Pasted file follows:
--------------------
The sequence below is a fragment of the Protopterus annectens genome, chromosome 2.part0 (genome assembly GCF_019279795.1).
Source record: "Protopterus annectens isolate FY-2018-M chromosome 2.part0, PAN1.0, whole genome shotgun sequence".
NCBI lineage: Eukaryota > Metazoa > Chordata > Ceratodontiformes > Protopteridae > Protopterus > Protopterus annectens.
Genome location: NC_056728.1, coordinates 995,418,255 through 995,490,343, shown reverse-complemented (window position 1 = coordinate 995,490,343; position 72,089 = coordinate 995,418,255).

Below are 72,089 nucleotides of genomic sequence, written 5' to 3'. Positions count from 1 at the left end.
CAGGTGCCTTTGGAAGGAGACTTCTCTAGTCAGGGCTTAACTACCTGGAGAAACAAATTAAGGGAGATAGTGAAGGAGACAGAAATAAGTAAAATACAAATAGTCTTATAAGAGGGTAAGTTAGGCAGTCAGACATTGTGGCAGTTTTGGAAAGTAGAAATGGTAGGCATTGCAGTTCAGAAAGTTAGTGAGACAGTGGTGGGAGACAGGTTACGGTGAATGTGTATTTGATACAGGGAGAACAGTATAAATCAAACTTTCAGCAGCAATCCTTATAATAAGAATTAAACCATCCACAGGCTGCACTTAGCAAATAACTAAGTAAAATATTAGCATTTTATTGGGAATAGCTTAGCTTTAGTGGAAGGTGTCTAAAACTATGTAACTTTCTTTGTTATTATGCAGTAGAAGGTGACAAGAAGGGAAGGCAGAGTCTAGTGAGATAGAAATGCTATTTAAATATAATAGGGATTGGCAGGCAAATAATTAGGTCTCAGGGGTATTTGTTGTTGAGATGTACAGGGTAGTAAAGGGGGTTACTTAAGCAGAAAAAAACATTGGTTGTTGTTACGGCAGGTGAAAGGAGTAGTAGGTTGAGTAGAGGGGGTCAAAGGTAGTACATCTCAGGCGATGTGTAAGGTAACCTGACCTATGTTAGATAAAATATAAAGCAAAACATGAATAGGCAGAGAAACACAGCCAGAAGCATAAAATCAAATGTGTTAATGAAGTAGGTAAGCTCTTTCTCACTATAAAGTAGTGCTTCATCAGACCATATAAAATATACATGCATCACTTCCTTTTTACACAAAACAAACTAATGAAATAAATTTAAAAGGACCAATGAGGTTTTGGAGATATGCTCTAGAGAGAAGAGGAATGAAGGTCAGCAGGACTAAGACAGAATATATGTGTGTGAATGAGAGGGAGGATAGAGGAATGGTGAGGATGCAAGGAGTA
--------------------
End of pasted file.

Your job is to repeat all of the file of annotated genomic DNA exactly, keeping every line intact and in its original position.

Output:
The sequence below is a fragment of the Protopterus annectens genome, chromosome 2.part0 (genome assembly GCF_019279795.1).
Source record: "Protopterus annectens isolate FY-2018-M chromosome 2.part0, PAN1.0, whole genome shotgun sequence".
NCBI lineage: Eukaryota > Metazoa > Chordata > Ceratodontiformes > Protopteridae > Protopterus > Protopterus annectens.
Genome location: NC_056728.1, coordinates 995,418,255 through 995,490,343, shown reverse-complemented (window position 1 = coordinate 995,490,343; position 72,089 = coordinate 995,418,255).

Below are 72,089 nucleotides of genomic sequence, written 5' to 3'. Positions count from 1 at the left end.
CAGGTGCCTTTGGAAGGAGACTTCTCTAGTCAGGGCTTAACTACCTGGAGAAACAAATTAAGGGAGATAGTGAAGGAGACAGAAATAAGTAAAATACAAATAGTCTTATAAGAGGGTAAGTTAGGCAGTCAGACATTGTGGCAGTTTTGGAAAGTAGAAATGGTAGGCATTGCAGTTCAGAAAGTTAGTGAGACAGTGGTGGGAGACAGGTTACGGTGAATGTGTATTTGATACAGGGAGAACAGTATAAATCAAACTTTCAGCAGCAATCCTTATAATAAGAATTAAACCATCCACAGGCTGCACTTAGCAAATAACTAAGTAAAATATTAGCATTTTATTGGGAATAGCTTAGCTTTAGTGGAAGGTGTCTAAAACTATGTAACTTTCTTTGTTATTATGCAGTAGAAGGTGACAAGAAGGGAAGGCAGAGTCTAGTGAGATAGAAATGCTATTTAAATATAATAGGGATTGGCAGGCAAATAATTAGGTCTCAGGGGTATTTGTTGTTGAGATGTACAGGGTAGTAAAGGGGGTTACTTAAGCAGAAAAAAACATTGGTTGTTGTTACGGCAGGTGAAAGGAGTAGTAGGTTGAGTAGAGGGGGTCAAAGGTAGTACATCTCAGGCGATGTGTAAGGTAACCTGACCTATGTTAGATAAAATATAAAGCAAAACATGAATAGGCAGAGAAACACAGCCAGAAGCATAAAATCAAATGTGTTAATGAAGTAGGTAAGCTCTTTCTCACTATAAAGTAGTGCTTCATCAGACCATATAAAATATACATGCATCACTTCCTTTTTACACAAAACAAACTAATGAAATAAATTTAAAAGGACCAATGAGGTTTTGGAGATATGCTCTAGAGAGAAGAGGAATGAAGGTCAGCAGGACTAAGACAGAATATATGTGTGTGAATGAGAGGGAGGATAGAGGAATGGTGAGGATGCAAGGAGTA